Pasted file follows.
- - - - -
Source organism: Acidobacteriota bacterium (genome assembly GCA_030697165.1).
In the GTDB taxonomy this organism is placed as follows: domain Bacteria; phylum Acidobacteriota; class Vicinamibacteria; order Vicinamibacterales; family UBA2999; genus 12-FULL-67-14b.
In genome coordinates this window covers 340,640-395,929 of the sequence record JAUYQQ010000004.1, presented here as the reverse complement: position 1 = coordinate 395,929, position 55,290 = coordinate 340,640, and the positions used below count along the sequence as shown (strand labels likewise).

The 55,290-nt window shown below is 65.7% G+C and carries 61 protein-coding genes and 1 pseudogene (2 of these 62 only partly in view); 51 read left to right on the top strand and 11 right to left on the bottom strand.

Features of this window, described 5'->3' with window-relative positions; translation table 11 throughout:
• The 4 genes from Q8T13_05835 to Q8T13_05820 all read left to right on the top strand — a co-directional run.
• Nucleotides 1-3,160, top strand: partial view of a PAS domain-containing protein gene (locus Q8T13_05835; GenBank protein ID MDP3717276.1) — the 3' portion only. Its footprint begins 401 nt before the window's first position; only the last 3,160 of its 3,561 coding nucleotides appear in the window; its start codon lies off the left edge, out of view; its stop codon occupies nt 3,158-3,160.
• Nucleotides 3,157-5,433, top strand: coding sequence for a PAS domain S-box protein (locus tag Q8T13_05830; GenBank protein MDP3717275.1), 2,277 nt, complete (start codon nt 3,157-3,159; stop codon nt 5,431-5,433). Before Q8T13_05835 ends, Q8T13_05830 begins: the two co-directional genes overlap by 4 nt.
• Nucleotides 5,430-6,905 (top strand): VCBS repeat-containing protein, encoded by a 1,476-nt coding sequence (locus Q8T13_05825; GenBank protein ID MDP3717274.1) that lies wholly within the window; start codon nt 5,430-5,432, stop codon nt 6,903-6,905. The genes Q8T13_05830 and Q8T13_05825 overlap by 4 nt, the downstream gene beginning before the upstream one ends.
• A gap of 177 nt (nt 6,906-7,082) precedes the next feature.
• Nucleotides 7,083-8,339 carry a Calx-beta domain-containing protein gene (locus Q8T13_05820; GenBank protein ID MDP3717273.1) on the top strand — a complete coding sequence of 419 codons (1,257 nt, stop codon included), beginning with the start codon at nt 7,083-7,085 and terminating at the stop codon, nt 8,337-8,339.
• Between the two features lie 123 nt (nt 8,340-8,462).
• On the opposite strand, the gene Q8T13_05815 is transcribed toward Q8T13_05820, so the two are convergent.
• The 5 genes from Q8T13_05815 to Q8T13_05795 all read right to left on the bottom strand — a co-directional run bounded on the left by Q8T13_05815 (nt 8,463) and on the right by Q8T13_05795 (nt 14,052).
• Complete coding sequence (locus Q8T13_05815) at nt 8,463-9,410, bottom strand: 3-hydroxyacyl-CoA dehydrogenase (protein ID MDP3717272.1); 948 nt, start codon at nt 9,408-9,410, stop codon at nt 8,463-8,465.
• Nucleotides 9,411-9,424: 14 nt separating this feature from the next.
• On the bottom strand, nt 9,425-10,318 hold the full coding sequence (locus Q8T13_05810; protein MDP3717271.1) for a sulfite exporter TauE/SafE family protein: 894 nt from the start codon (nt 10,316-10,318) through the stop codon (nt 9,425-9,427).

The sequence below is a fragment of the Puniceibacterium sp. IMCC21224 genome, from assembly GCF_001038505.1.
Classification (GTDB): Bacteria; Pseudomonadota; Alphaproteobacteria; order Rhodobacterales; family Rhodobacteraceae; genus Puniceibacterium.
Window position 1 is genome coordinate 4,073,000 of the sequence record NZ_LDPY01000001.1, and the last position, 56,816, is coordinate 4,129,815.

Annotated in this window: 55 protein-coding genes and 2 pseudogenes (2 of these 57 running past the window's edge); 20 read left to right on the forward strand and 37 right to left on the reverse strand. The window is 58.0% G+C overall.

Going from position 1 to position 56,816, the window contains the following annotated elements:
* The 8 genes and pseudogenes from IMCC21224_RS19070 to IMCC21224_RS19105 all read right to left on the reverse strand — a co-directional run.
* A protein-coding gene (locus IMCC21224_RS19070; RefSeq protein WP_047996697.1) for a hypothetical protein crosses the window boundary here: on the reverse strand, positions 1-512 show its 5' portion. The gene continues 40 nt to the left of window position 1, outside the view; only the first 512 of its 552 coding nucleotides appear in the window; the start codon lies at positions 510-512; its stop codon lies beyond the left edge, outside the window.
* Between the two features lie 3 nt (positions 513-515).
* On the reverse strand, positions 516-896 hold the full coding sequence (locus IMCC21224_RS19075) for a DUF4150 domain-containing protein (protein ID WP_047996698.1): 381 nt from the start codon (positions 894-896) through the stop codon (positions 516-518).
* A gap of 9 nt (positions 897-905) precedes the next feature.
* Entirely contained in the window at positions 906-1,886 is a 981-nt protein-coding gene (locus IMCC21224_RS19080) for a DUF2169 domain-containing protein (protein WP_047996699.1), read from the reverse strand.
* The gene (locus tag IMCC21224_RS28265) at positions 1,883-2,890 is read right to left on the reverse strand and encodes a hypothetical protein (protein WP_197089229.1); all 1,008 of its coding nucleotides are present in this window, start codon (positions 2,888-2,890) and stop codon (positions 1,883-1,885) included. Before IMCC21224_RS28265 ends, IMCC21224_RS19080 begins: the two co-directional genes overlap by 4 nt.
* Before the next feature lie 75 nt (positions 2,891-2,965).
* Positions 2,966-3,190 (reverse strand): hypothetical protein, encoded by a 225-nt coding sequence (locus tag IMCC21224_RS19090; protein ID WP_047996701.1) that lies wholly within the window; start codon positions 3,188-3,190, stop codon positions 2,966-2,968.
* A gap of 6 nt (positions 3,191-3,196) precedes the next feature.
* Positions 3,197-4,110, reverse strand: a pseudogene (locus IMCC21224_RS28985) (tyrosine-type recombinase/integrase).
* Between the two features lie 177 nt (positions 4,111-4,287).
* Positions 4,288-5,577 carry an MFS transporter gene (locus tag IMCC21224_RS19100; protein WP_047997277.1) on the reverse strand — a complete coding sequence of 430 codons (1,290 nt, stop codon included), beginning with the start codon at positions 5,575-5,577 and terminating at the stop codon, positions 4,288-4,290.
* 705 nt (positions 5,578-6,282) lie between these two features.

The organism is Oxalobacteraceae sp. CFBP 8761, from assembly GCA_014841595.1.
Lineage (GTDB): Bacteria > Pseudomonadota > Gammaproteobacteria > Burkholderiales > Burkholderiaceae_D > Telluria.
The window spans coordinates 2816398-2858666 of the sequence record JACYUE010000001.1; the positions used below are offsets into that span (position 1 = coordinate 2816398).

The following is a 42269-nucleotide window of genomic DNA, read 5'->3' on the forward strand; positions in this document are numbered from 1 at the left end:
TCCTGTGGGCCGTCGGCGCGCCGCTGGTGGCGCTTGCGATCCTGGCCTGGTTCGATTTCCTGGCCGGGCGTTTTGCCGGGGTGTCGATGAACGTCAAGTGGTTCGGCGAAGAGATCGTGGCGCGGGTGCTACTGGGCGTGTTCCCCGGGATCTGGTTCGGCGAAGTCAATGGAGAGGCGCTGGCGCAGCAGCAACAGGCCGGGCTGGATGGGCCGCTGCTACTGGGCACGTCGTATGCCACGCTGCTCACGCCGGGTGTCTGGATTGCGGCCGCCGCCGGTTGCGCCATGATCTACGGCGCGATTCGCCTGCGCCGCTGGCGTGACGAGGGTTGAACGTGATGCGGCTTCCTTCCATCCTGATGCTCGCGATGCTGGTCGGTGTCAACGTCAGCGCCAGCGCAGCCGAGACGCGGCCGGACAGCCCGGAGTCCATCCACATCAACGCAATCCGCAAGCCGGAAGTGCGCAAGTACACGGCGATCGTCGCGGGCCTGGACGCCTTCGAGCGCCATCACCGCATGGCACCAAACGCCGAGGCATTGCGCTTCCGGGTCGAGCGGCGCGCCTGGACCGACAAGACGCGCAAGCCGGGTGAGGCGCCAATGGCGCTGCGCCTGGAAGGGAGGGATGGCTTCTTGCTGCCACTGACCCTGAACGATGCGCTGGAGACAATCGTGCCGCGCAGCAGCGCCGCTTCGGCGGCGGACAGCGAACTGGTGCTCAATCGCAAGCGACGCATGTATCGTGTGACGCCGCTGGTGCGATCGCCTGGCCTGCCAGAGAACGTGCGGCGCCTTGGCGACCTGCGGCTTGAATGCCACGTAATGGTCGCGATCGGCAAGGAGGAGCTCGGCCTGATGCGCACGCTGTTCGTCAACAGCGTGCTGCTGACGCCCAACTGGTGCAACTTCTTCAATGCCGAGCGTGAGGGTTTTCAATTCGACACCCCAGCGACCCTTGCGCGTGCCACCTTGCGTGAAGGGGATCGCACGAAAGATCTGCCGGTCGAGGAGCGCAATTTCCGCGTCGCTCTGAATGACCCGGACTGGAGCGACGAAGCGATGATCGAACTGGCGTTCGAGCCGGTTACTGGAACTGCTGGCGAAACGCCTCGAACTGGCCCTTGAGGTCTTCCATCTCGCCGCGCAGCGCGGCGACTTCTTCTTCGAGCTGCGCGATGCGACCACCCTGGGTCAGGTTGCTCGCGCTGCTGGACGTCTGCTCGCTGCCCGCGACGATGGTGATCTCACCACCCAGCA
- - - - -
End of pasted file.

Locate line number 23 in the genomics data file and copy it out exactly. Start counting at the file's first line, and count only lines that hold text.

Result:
* The 8 genes and pseudogenes from IMCC21224_RS19070 to IMCC21224_RS19105 all read right to left on the reverse strand — a co-directional run.